Mavis Jackson is trolling the polished hallway floors in her sensible shoes. As the college counselor at a small, high-poverty high school, she has much to do if she is going to get all these students into college. So she milks every moment.
“Are you registered for the SAT?” Jackson calls out to one young man between class periods, pointing at him for emphasis. “You need to sign up for the college tours,” she tells a young woman in a classroom down the hall.
|Diplomas Count 2009|
As the national drumbeat for college readiness grows louder, policymakers and scholars trumpet the potent role that a school’s “college-going culture” can play in leading more students to choose postsecondary education. But it’s places like this hard-luck corner of urban America that have miles to go if all students are to have a shot at further learning after high school.
Here’s what the work of building a college-going culture looks like on the ground: It’s Jackson “talking college” with freshmen practically the minute they arrive here at Baltimore’s Vivien T. Thomas Medical Arts Academy. “It’s about putting the fire in their bellies, the idea in their heads,” she says.
It’s a guidance counselor helping to make sure students sign up for the SAT, and advisory teachers supporting the college-planning process in their classes. It’s the school registrar making sure all i’s are dotted and t’s are crossed as seniors’ transcripts go to colleges. It’s a principal who drives the college vision around the clock. It’s letters of college acceptance pasted up in the hallways, teachers wearing T-shirts from their alma maters, students overhearing snippets of classmates’ college plans as the class bell rings.
Breathing the Air
One recent week, Jackson sat down with seniors one at a time to review their financial-aid-award letters and figure out whether they needed to ask colleges for more money. She visited two English classes to talk with juniors about the college fairs they had attended, and kick-starts their thinking about the college essays they would begin writing in class the next week. She planned financial-aid workshops for parents, and showed juniors how to search for scholarships.
The point is to make a college-going culture like air: something students are immersed in, something they’re breathing, so that postsecondary education becomes an inevitable ticket to a better future.
“It’s a mentality, that every day they are hearing about and thinking about what happens after high school, that ‘I am going to college,’ ” says Starletta Jackson, the founding principal of the 5-year-old Vivien T. Thomas Academy.
That air permeates more-advantaged homes where adults have some higher education, so those children breathe it from an early age. But those are not the homes most Vivien T. Thomas students come from. So the need to nurture a presumption of college in such schools is even greater, especially because most guidance counselors are stretched too thin to provide the kind of intensive college help that disadvantaged students need.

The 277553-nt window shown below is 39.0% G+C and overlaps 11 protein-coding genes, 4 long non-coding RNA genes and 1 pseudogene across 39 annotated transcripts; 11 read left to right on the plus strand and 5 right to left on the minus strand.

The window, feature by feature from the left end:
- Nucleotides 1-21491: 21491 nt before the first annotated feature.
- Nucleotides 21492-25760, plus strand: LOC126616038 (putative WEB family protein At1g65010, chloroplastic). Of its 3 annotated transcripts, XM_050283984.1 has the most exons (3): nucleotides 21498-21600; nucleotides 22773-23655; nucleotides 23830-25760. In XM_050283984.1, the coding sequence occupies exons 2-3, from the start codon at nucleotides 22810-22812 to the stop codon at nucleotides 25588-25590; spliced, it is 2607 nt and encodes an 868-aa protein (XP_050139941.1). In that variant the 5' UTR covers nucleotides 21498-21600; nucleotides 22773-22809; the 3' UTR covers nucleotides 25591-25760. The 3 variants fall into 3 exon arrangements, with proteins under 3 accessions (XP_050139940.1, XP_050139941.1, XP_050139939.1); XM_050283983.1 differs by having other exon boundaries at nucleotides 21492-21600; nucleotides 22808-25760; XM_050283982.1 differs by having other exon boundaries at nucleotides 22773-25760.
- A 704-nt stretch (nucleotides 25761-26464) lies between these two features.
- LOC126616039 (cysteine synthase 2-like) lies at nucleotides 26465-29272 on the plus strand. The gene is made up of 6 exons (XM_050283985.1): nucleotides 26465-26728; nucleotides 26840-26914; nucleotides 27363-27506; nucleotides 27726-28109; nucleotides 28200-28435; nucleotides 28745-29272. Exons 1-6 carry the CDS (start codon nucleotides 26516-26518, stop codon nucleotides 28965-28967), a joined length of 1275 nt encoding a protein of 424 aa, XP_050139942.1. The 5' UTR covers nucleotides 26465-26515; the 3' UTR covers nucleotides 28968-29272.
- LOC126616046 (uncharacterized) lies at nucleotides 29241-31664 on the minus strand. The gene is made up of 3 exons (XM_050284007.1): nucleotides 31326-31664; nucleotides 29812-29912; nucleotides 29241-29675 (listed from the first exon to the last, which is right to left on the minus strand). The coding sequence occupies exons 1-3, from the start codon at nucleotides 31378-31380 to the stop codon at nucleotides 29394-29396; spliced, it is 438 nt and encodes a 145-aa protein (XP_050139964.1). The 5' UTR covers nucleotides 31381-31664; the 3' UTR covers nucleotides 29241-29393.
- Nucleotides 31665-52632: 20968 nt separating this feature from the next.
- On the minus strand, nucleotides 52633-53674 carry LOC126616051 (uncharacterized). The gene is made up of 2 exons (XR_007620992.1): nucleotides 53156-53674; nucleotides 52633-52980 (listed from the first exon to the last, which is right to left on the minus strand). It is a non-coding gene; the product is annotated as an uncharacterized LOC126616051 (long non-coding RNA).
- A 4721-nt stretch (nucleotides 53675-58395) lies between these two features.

That’s where the CollegeBound Foundation comes in. Like hundreds of similar programs that have cropped up nationwide in recent years, the 21-year-old Baltimore-based group sends college advisers into schools to boost college consciousness and college-going rates.
Principals at 28 of the city’s 34 regular public high schools have invited the foundation to set up shop, agreeing to pay $54,000 to cover the salary and benefits of a “specialist” such as Mavis Jackson to work on-site full time. (Guidance counselors typically cost a school about $80,000, foundation officials said.) CollegeBound foots the bill for the rest of the program’s services, which include college fairs, local and overnight college trips, a 13-module college-advising curriculum, and a project that tracks and supports some CollegeBound-advised students into college.
The program also supports fee waivers for college applications and entrance exams, and provides scholarships and grants to help Baltimore students attend college. In 2007-08, it gave $800,000 in grants and scholarships to 528 students.
The foundation recently began a “FAFSA blitz” program, which pairs students with experts to help in filling out the complicated Free Application for Federal Student Aid form. Research has shown that completing the form can be a big stumbling block in the college-application process. In 2007, 488 CollegeBound students in Baltimore schools completed the FAFSA; after the 2008 blitz, 1,421 had done so. By the end of the 2009 blitz, the number of annual FAFSA completions was up to 2,007.
Starletta Jackson, the principal, who is no relation to Mavis Jackson, says her two guidance counselors had their hands full last year trying to meet the academic, social, and emotional needs of the school’s 400 students, so they had virtually no time for college advising.
“I don’t think people realize how much hand-holding is involved in good college counseling for our kids,” she says.